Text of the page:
MODERATOR: So Mel was here this morning and he told me to ask you this question, a question I asked him. Uhh, you’ve got a 40% stake in, umm, in Sirius.
MODERATOR: And its obviously worked out very well for you, we calculated like a 12 million % return, um, but in any case if you increase your stake above 50 . . .
MALONE: Well I think the return’s gotta be infinite doesn’t it?
MALONE: I mean since we got all our money back and we still own it.
MODERATOR: Right, so its been a great investment
MODERATOR: However we calculate and um
MALONE: Thank you Mel (mock shouting)
MODERATOR: And uh, he’s done a great job but if you increase your stake above 50% that would jeopardize their 8 Billion in NOL’s
MALONE: Well we cant contractually . . . at the present time we’re barred from going into hard control of it for some period of time, I don’t remember what it is, but its all been disclosed publicly, um, so for some period of time, ya know, we have to be happy to be less than majority owner of it. Uh, as our ownership stake changes it can impact, uh, the usefulness of their NOL and so that has to, um, be watched.
MODERATOR: Right, well Mel said it was March 2012 . . . so but in any case
MALONE: Well March 2012 I believe is the last point at which we have any restrictions on our behavior.
Last edited by Sirius Roadkill; 09-15-2010 at 08:40 PM.
AQ: John assuming the LINTA spin, hard spin, goes according to plan what happens to the remaining trackers and on a sort of separate but related issue, in the case of Sirius, are there any advantages in doing a spin of your holdings?
MALONE: Well certainly, I’ll answer the second question first, we could follow the pattern of Direct TV with Sirius in which, ya know, we could presumably spin it along with a 5 year trade or business to meet the rules, put enough juice in it such that it would constitute more than 50% of the vote and value of the resulting roll up and do it in accordance with a prearranged deal very similar to Direct TV. That’s a possibility. That’s a possibility that comes up every time we look at structural options. We obviously have not made any decisions on that. We still think Sirius is cheap. We probably would like to own more of it. So I think we’re still in the create value rather than distribute value mode with respect to that particular asset.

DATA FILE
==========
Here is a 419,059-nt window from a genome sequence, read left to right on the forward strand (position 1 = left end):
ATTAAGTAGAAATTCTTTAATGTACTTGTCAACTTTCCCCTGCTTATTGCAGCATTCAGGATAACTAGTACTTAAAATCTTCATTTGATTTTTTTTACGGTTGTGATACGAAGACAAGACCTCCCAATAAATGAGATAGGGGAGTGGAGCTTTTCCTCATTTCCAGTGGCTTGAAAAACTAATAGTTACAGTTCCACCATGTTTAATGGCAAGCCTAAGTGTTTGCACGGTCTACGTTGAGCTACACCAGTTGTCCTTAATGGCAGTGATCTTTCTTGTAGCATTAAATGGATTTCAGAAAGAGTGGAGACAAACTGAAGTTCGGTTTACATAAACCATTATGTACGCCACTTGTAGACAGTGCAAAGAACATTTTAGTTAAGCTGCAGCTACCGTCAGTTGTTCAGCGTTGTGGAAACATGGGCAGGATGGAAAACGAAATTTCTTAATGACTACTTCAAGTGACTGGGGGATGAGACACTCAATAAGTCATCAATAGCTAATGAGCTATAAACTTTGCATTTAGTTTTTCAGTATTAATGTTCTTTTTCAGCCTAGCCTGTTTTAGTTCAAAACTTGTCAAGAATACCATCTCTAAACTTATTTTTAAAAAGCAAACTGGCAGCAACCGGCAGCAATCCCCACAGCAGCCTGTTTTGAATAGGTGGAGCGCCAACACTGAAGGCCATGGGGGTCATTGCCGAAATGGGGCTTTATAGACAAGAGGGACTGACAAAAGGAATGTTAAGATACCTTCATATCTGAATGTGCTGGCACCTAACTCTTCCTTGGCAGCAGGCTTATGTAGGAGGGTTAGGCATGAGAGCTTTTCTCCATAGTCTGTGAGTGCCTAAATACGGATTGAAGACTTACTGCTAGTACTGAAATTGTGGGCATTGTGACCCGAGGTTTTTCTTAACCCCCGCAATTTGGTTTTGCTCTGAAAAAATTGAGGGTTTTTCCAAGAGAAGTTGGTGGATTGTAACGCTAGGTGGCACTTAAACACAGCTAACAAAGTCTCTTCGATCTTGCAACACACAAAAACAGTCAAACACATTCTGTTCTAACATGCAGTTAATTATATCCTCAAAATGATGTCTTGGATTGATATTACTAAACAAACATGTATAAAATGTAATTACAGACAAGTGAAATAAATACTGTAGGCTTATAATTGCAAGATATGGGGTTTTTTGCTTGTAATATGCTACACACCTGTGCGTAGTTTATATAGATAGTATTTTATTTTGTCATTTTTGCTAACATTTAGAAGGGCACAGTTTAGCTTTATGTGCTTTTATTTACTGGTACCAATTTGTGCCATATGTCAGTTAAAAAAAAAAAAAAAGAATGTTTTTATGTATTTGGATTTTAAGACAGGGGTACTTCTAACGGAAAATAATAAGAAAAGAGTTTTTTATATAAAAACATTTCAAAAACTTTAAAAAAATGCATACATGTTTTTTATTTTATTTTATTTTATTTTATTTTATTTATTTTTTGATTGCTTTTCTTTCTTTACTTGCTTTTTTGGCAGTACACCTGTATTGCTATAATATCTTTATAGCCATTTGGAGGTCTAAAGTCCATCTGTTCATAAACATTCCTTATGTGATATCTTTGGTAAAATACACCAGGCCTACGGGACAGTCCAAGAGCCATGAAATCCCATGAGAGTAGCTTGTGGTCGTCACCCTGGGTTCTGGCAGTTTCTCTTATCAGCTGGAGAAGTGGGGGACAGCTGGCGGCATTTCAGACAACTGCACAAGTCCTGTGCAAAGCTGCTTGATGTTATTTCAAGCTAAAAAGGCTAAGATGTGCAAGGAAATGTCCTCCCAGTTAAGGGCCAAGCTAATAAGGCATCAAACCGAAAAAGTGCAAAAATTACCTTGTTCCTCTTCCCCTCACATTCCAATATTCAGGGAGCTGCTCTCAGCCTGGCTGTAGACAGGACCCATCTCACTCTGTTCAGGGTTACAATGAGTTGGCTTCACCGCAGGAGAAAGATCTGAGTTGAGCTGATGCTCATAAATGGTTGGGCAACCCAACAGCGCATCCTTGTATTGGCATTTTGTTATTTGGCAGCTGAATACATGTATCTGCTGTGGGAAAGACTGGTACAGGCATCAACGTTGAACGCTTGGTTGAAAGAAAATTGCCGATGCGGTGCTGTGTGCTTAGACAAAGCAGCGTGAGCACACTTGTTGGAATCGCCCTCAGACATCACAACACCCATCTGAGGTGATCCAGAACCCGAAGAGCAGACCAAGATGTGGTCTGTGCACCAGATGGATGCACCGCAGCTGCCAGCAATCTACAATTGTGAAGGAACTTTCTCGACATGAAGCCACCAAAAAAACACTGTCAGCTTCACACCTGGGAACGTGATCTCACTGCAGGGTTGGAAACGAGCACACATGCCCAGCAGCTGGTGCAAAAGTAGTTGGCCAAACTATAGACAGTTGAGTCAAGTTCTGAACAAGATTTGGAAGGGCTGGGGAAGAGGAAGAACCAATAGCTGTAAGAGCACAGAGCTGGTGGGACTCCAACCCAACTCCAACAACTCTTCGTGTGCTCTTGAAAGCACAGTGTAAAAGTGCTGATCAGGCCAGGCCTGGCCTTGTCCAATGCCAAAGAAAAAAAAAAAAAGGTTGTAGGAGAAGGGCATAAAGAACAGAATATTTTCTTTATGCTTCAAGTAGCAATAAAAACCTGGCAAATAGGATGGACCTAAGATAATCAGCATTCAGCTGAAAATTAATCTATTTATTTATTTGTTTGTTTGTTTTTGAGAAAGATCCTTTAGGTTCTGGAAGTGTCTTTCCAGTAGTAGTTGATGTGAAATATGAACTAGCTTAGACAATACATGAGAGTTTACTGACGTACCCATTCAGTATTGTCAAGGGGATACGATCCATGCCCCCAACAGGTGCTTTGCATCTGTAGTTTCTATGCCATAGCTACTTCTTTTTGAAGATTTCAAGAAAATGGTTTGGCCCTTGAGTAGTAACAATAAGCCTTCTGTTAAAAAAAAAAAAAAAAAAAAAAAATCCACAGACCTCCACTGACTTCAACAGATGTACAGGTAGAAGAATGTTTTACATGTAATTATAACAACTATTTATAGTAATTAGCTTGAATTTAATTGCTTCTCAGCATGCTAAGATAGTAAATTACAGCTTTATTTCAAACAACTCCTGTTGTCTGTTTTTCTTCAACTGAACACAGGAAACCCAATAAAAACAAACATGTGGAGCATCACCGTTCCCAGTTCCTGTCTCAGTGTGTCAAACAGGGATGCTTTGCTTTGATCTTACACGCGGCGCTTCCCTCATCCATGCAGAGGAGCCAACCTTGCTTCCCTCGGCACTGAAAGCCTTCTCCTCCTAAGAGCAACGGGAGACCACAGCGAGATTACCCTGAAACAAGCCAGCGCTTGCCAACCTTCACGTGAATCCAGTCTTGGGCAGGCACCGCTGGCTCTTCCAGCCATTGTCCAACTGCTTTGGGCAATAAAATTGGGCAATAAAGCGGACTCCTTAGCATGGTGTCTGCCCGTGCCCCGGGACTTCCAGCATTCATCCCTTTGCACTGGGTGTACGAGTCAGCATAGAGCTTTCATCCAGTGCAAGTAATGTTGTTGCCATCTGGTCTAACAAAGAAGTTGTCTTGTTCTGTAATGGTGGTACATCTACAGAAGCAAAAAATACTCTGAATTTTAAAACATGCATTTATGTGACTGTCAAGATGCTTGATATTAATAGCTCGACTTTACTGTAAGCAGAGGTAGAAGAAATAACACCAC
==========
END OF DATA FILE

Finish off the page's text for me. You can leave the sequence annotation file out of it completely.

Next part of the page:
Last edited by Sirius Roadkill; 09-15-2010 at 09:06 PM.
Over here jonpluc! I am sorry, tried to move your post.
Post mover, not so much.
SRK, wow very good work!!! Thank you, a nice read for the night!!!
So what is your take now about John Malone, and what he might do?
"If they want to acquire more of the company I would do my best to make sure its at an extraordinarily high price."
What is your thought on the above quote? "Do my best" being the key phrase to me... What do you think Mel thinks is an "extraordinarily high price", also how much control does he have over this if any? Lol...
What were your thoughts of Mel's presentation and John Malone's interview?
Thank you SRK, very anxious to here your thoughts !
How are you today Julie, how is the weather down their? !
Ahahahaha you're funny Julie and yes I would love it :P!
Karmazin Discounts iPod Impact
Hints At Sirius XM 2.0 Features
By Joseph Palenchar -- TWICE, 9/16/2010
Newport Beach, Calif. - The rising number of vehicles equipped at the factory with iPod/iPhone connections isn't cutting into satellite-radio subscriptions, Sirius XM CEO Mel Karmazin told investors here at a Bank of America conference.